The pungent smell of silage wafted across the yard as, across the gravel road, a farmer pushed the fermented corn with his tractor and loader.

Stepping onto the lean-to porch, I eyed a handwritten “no photos” sign and pulled my camera close to my side. Randy made a point of pointing out the warning to me, as if I couldn’t see it.

And then we met Fannie Miller, whose name aptly describes her rotund physical appearance. She settled onto a chair and watched as I caressed her fine handiwork, praised her stitching. I admired the sturdy, blue built-in wall of cupboards in the corner and told Fannie so.

I wished, in that moment, that I could photograph the entire scene before me and through the doorway into the next room where Fannie’s husband napped in a chair by the wood-burning stove. His chin dipped, his scruffy beard defining my side view of the old man sleeping. In the corner I spotted a patchwork quilt snugged across a single bed. I dared not look more for fear Fannie would banish me from her home.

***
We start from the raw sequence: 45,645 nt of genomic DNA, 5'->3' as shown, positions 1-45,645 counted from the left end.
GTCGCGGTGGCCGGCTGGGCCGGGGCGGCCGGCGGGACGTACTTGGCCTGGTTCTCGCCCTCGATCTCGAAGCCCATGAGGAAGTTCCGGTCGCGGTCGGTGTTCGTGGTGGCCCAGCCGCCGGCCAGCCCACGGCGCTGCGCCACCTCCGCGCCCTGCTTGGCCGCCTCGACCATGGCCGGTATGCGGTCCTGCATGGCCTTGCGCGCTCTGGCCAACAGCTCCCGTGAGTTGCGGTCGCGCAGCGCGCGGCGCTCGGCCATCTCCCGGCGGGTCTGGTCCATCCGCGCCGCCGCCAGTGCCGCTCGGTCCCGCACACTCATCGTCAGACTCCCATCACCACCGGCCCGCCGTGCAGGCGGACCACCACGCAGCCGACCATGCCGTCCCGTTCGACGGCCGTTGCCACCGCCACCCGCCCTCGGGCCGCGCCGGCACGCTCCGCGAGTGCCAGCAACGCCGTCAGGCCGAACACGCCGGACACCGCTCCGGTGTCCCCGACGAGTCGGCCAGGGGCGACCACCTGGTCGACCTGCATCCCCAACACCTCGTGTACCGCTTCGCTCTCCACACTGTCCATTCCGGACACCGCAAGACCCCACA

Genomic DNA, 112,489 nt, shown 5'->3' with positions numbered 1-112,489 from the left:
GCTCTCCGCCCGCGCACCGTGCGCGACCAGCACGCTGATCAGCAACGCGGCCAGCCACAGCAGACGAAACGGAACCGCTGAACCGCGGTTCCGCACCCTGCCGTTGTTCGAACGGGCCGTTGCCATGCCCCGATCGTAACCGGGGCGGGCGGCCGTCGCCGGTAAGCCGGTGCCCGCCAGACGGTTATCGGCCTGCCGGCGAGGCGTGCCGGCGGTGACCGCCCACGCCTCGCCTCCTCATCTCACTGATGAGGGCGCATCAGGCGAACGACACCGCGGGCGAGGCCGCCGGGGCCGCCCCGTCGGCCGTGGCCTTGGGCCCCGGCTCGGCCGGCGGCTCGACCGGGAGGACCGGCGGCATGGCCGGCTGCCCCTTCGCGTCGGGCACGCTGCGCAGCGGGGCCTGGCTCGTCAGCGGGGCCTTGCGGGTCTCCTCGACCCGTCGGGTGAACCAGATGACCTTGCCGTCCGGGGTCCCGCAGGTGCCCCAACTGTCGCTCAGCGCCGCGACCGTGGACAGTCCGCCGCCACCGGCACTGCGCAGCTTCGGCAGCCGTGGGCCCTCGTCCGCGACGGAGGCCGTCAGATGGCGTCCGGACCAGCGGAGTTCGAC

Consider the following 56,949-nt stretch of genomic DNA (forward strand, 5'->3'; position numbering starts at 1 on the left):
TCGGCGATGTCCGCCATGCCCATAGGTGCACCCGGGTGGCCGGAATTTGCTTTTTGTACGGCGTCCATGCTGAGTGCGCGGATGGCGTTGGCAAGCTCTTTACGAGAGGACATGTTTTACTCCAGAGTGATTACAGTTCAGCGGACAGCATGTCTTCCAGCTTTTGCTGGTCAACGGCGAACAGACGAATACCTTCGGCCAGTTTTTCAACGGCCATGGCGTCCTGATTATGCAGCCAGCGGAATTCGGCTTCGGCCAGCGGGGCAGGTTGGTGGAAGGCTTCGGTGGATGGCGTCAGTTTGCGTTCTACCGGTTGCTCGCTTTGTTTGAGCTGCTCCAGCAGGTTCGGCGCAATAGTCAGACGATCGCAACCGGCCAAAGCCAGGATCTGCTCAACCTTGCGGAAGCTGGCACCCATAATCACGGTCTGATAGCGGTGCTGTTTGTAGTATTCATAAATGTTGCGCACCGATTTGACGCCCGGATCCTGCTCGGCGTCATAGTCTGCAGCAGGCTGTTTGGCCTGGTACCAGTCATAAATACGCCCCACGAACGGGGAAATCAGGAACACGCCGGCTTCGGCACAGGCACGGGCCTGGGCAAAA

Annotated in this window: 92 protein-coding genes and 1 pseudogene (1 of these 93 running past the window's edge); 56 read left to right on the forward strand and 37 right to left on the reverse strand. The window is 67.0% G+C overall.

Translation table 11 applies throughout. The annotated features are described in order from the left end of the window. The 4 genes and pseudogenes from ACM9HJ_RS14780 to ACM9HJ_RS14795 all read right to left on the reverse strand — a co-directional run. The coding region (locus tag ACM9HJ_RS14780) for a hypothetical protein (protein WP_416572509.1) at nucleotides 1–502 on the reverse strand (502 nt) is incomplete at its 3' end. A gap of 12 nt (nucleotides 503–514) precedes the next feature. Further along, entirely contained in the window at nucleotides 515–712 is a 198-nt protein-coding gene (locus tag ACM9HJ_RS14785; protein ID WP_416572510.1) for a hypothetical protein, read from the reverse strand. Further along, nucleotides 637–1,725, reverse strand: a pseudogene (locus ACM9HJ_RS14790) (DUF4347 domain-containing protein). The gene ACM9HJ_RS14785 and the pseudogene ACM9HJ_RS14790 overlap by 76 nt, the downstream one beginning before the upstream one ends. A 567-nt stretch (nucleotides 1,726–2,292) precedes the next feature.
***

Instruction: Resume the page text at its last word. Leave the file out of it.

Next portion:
I hang my laundry outside, so I was particularly intrigued by this circular drying rack onto which handkerchiefs were clipped on the porch of Fannie’s house.

I remember thinking, though, before exiting Fannie’s shop, before asking her if I could photograph hankies drying on her porch on this Monday wash day in October, how perfect and lovely the natural light that filtered into the two rooms of her house.

The children ran into this house after I stepped out of Fannie’s shop.

She granted me permission to photograph outside, as long as I did not photograph the children. I told her I would respect her request, then watched the red-haired siblings scamper inside their house.

Just another buggy parked on the Miller farm. I was surprised to see the round bales.